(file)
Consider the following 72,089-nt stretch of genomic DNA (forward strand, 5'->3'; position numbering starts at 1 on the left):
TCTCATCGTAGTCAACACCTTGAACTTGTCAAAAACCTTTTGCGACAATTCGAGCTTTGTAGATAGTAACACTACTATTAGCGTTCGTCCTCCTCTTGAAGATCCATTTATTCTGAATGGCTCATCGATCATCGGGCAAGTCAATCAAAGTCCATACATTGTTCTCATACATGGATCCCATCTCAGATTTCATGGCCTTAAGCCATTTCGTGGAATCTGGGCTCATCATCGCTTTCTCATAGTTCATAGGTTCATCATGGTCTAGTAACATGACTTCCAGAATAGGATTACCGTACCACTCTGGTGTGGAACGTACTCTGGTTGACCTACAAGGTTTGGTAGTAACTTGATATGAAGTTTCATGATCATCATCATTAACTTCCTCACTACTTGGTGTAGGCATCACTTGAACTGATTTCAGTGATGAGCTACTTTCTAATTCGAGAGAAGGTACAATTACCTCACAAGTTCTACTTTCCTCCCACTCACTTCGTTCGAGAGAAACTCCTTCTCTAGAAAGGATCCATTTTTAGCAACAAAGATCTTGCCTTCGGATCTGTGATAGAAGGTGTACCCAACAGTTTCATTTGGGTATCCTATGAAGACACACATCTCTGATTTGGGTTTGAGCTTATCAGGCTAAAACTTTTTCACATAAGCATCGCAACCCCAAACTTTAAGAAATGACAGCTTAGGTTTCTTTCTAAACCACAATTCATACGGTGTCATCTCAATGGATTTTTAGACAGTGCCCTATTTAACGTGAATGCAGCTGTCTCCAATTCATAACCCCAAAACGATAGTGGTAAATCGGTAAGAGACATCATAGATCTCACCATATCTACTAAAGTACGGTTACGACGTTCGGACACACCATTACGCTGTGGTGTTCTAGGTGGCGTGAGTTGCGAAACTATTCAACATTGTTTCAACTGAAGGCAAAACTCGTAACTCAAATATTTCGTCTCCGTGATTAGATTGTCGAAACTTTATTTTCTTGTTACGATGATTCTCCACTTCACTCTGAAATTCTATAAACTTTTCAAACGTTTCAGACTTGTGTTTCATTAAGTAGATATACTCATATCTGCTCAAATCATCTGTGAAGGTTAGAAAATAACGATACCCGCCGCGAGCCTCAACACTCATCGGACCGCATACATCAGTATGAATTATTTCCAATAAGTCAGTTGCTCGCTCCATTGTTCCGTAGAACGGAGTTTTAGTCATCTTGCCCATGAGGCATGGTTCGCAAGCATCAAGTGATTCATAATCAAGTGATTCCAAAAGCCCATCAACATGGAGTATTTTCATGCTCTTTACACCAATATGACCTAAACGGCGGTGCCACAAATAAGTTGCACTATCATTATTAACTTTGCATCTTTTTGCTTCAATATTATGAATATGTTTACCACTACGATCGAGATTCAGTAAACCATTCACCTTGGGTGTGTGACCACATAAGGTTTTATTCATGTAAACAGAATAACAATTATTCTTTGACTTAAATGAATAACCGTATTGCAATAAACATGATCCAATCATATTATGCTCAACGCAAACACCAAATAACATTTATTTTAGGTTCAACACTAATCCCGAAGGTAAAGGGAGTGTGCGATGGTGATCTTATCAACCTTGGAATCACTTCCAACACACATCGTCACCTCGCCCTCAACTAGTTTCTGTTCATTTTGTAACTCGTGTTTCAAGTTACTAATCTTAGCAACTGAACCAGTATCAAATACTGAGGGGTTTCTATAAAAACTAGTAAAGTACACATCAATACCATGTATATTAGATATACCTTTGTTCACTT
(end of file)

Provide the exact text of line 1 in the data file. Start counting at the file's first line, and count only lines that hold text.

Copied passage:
Consider the following 72,089-nt stretch of genomic DNA (forward strand, 5'->3'; position numbering starts at 1 on the left):